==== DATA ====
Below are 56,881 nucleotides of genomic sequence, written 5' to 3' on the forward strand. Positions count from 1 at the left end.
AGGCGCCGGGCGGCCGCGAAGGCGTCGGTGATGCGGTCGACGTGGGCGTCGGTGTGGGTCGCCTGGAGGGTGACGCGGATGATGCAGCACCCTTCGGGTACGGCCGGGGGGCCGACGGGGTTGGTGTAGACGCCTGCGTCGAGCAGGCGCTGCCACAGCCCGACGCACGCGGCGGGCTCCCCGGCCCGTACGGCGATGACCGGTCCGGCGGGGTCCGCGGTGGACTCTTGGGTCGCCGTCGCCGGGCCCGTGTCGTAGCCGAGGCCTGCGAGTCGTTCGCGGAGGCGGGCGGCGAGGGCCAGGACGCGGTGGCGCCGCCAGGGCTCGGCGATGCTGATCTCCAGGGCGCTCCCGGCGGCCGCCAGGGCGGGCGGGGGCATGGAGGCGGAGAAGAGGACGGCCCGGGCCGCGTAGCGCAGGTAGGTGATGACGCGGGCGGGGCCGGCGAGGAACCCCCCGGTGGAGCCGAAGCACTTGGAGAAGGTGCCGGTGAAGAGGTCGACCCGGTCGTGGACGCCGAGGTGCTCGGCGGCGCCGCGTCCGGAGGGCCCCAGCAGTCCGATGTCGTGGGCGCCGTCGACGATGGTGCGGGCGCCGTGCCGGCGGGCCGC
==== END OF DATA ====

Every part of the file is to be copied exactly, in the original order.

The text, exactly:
Below are 56,881 nucleotides of genomic sequence, written 5' to 3' on the forward strand. Positions count from 1 at the left end.
AGGCGCCGGGCGGCCGCGAAGGCGTCGGTGATGCGGTCGACGTGGGCGTCGGTGTGGGTCGCCTGGAGGGTGACGCGGATGATGCAGCACCCTTCGGGTACGGCCGGGGGGCCGACGGGGTTGGTGTAGACGCCTGCGTCGAGCAGGCGCTGCCACAGCCCGACGCACGCGGCGGGCTCCCCGGCCCGTACGGCGATGACCGGTCCGGCGGGGTCCGCGGTGGACTCTTGGGTCGCCGTCGCCGGGCCCGTGTCGTAGCCGAGGCCTGCGAGTCGTTCGCGGAGGCGGGCGGCGAGGGCCAGGACGCGGTGGCGCCGCCAGGGCTCGGCGATGCTGATCTCCAGGGCGCTCCCGGCGGCCGCCAGGGCGGGCGGGGGCATGGAGGCGGAGAAGAGGACGGCCCGGGCCGCGTAGCGCAGGTAGGTGATGACGCGGGCGGGGCCGGCGAGGAACCCCCCGGTGGAGCCGAAGCACTTGGAGAAGGTGCCGGTGAAGAGGTCGACCCGGTCGTGGACGCCGAGGTGCTCGGCGGCGCCGCGTCCGGAGGGCCCCAGCAGTCCGATGTCGTGGGCGCCGTCGACGATGGTGCGGGCGCCGTGCCGGCGGGCCGC